Fog- and Smoke-Related Crashes in Florida: Identifying Crash Characteristics, Spatial Distribution, and Injury Severity

Research efforts on weather effects have been concentrated on snow or rain related crashes, however, there is a lack of good understanding of crashes occurring under fog or smoke (FS). This study presents a comprehensive examination on FS related crashes using crash data in Florida (2003-2007). A three-stage research strategy was implemented so as to 1) identify FS crash prone hotspots, 2) examine FS crash characteristics with respect to temporal distribution, influential factors and crash types, and 3) estimate the effects of various factors on injury severity given a FS crash has occurred. Ten distinct FS crash hotspots were identified on the state-maintained road network. The morning hours in the months of December to February are the prevalent time for FS crashes. Compared to crashes under clear-visibility conditions, the FS crashes tend to result in more severe injuries and involve more vehicles. Head-on and rear-end crashes are the two most common crash types in terms of crash risk and severe crashes. These crashes occurred more prevalently on higher speed, undivided, no sidewalk and two-lane rural roads. Moreover, FS crashes tend to occur more likely at night without street light, which also leads to more severe injuries.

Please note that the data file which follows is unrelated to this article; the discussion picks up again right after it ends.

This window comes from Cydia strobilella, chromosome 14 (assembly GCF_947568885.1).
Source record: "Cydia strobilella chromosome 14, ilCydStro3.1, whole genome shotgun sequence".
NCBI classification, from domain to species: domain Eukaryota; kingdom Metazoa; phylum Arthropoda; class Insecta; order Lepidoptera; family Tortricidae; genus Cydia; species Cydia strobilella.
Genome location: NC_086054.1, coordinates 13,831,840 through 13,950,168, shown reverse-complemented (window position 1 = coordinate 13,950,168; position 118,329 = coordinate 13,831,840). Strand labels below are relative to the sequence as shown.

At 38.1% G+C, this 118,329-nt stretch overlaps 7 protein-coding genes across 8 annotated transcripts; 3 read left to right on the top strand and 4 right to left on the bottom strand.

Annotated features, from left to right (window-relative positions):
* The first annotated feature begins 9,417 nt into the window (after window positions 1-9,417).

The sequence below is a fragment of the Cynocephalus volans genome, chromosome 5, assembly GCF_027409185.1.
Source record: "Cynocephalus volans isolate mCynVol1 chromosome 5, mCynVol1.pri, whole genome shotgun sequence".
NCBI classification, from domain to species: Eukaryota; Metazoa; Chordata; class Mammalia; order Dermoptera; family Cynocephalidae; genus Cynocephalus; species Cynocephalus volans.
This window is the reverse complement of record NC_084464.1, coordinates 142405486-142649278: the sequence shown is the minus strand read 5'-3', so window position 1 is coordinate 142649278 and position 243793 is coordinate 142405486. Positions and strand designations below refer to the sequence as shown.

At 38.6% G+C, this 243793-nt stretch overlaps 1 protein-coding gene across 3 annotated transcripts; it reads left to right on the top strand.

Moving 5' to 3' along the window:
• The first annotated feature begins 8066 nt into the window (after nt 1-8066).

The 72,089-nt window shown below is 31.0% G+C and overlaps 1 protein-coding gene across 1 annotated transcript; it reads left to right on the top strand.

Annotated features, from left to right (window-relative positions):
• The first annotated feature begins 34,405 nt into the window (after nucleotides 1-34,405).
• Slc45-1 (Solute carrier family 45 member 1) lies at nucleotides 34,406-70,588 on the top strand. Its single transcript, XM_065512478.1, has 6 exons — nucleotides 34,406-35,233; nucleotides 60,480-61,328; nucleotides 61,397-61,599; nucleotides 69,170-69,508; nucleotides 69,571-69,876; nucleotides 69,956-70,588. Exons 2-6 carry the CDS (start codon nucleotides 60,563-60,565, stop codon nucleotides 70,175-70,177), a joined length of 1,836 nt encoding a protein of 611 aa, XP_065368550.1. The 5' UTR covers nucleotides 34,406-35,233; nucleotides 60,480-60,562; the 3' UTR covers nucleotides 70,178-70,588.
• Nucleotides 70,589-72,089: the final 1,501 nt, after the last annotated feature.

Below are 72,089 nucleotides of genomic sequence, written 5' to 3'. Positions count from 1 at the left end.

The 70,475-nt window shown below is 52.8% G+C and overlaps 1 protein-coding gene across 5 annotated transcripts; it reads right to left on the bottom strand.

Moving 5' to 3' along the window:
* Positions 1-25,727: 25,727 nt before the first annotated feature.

• English

Media Info

  • Media Type: DVD
  • Features: Figures; Maps; References; Tables;
  • Pagination: 17p
  • Monograph Title: TRB 89th Annual Meeting Compendium of Papers DVD

Subject/Index Terms

Filing Info

  • Accession Number: 01153362
  • Record Type: Publication
  • Report/Paper Numbers: 10-1323
  • Files: TRIS, TRB
  • Created Date: Jan 25 2010 10:35AM